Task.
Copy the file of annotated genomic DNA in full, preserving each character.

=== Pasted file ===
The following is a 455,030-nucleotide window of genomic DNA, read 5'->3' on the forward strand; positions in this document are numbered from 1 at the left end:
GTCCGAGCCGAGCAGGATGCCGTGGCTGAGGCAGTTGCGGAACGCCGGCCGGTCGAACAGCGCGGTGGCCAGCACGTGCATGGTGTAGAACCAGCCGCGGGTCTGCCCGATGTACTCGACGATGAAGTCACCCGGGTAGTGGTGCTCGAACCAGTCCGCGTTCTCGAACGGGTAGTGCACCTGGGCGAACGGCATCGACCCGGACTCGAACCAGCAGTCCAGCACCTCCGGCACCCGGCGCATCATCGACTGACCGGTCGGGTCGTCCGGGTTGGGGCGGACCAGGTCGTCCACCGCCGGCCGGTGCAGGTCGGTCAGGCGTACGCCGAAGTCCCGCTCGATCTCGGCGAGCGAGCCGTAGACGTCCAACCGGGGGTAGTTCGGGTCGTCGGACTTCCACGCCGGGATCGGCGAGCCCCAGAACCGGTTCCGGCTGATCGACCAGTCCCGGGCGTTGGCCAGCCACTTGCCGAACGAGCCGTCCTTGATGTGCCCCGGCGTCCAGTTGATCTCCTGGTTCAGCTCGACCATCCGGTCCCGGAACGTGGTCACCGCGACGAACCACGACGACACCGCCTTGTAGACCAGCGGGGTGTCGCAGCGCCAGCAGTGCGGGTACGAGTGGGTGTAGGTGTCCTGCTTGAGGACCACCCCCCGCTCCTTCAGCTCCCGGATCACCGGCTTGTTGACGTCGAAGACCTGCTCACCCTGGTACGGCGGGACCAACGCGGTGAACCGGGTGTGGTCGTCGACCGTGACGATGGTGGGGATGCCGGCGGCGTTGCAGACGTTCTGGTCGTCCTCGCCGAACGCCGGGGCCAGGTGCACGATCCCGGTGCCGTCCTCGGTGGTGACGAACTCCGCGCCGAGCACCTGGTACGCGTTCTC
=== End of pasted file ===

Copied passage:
The following is a 455,030-nucleotide window of genomic DNA, read 5'->3' on the forward strand; positions in this document are numbered from 1 at the left end:
GTCCGAGCCGAGCAGGATGCCGTGGCTGAGGCAGTTGCGGAACGCCGGCCGGTCGAACAGCGCGGTGGCCAGCACGTGCATGGTGTAGAACCAGCCGCGGGTCTGCCCGATGTACTCGACGATGAAGTCACCCGGGTAGTGGTGCTCGAACCAGTCCGCGTTCTCGAACGGGTAGTGCACCTGGGCGAACGGCATCGACCCGGACTCGAACCAGCAGTCCAGCACCTCCGGCACCCGGCGCATCATCGACTGACCGGTCGGGTCGTCCGGGTTGGGGCGGACCAGGTCGTCCACCGCCGGCCGGTGCAGGTCGGTCAGGCGTACGCCGAAGTCCCGCTCGATCTCGGCGAGCGAGCCGTAGACGTCCAACCGGGGGTAGTTCGGGTCGTCGGACTTCCACGCCGGGATCGGCGAGCCCCAGAACCGGTTCCGGCTGATCGACCAGTCCCGGGCGTTGGCCAGCCACTTGCCGAACGAGCCGTCCTTGATGTGCCCCGGCGTCCAGTTGATCTCCTGGTTCAGCTCGACCATCCGGTCCCGGAACGTGGTCACCGCGACGAACCACGACGACACCGCCTTGTAGACCAGCGGGGTGTCGCAGCGCCAGCAGTGCGGGTACGAGTGGGTGTAGGTGTCCTGCTTGAGGACCACCCCCCGCTCCTTCAGCTCCCGGATCACCGGCTTGTTGACGTCGAAGACCTGCTCACCCTGGTACGGCGGGACCAACGCGGTGAACCGGGTGTGGTCGTCGACCGTGACGATGGTGGGGATGCCGGCGGCGTTGCAGACGTTCTGGTCGTCCTCGCCGAACGCCGGGGCCAGGTGCACGATCCCGGTGCCGTCCTCGGTGGTGACGAACTCCGCGCCGAGCACCTGGTACGCGTTCTC